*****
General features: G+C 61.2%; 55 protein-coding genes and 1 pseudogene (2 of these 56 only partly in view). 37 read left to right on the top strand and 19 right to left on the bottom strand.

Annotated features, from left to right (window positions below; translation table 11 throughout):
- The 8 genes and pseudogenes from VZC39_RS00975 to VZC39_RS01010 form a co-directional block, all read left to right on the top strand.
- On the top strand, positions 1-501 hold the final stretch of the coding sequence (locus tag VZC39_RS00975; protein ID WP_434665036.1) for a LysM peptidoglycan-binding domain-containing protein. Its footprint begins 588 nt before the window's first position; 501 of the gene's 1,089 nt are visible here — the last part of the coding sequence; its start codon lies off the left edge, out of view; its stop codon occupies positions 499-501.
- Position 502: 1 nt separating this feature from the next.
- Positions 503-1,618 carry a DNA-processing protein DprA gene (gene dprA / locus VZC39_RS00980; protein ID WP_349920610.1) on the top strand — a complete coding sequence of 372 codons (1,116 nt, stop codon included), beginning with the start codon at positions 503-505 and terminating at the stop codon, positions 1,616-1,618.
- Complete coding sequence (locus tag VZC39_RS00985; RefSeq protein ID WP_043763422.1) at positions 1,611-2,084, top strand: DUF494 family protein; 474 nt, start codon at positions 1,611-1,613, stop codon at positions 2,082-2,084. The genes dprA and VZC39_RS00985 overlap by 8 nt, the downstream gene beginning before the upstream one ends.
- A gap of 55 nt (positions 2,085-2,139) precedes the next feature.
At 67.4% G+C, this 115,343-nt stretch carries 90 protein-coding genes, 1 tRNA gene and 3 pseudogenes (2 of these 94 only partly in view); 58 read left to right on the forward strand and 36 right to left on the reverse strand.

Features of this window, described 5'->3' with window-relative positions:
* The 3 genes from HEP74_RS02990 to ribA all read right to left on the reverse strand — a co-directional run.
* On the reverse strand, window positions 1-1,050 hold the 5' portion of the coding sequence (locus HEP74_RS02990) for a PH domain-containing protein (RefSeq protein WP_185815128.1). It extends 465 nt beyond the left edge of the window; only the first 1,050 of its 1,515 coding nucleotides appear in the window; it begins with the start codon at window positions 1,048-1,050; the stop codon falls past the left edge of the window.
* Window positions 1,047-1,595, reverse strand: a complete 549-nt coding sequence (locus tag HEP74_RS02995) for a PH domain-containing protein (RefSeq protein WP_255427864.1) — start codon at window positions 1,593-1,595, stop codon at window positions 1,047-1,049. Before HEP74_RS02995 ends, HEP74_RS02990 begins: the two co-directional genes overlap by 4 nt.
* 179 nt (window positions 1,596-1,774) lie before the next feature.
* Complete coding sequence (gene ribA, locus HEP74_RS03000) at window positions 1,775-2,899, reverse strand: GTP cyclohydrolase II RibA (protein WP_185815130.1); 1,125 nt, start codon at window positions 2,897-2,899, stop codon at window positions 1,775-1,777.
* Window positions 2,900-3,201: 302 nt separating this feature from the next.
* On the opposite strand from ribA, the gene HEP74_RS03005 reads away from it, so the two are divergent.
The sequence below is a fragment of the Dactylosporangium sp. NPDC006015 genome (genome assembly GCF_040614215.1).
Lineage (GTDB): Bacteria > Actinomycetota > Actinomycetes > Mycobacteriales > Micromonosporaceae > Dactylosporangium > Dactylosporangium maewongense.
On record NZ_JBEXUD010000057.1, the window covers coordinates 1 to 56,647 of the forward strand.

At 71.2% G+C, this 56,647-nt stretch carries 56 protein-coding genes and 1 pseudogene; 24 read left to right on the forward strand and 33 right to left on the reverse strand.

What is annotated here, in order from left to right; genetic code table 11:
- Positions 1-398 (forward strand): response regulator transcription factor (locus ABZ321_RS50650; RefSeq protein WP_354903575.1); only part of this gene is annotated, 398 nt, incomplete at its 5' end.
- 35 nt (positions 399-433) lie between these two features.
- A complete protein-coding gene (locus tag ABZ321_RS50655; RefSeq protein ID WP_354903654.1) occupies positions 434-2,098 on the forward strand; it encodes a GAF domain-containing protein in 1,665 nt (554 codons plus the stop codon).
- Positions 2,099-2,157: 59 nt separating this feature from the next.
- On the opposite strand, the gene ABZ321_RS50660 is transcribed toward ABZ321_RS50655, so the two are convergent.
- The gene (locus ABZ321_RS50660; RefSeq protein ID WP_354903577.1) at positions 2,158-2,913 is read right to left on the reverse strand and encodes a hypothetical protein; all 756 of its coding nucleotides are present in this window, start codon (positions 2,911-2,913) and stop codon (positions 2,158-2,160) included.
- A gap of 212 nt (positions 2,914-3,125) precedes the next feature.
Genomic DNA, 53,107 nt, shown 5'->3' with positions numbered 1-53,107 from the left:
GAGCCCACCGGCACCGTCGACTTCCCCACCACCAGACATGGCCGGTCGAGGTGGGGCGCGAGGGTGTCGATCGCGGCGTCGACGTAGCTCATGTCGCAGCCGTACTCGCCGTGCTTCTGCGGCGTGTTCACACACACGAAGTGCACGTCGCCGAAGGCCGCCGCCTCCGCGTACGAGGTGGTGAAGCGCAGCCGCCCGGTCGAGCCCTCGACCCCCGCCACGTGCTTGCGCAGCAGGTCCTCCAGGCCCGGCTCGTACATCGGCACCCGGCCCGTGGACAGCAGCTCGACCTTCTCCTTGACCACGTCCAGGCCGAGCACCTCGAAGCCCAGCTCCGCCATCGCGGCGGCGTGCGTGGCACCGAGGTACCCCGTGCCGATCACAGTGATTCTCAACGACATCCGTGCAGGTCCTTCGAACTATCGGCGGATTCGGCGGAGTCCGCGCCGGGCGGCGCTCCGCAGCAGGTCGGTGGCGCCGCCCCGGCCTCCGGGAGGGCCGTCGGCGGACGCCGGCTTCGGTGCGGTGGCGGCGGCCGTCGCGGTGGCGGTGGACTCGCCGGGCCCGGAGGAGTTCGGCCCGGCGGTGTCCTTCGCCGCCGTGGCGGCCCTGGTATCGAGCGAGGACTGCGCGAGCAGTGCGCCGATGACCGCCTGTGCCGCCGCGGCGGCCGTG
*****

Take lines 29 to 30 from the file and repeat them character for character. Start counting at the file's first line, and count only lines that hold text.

- A gap of 212 nt (positions 2,914-3,125) precedes the next feature.
Genomic DNA, 53,107 nt, shown 5'->3' with positions numbered 1-53,107 from the left: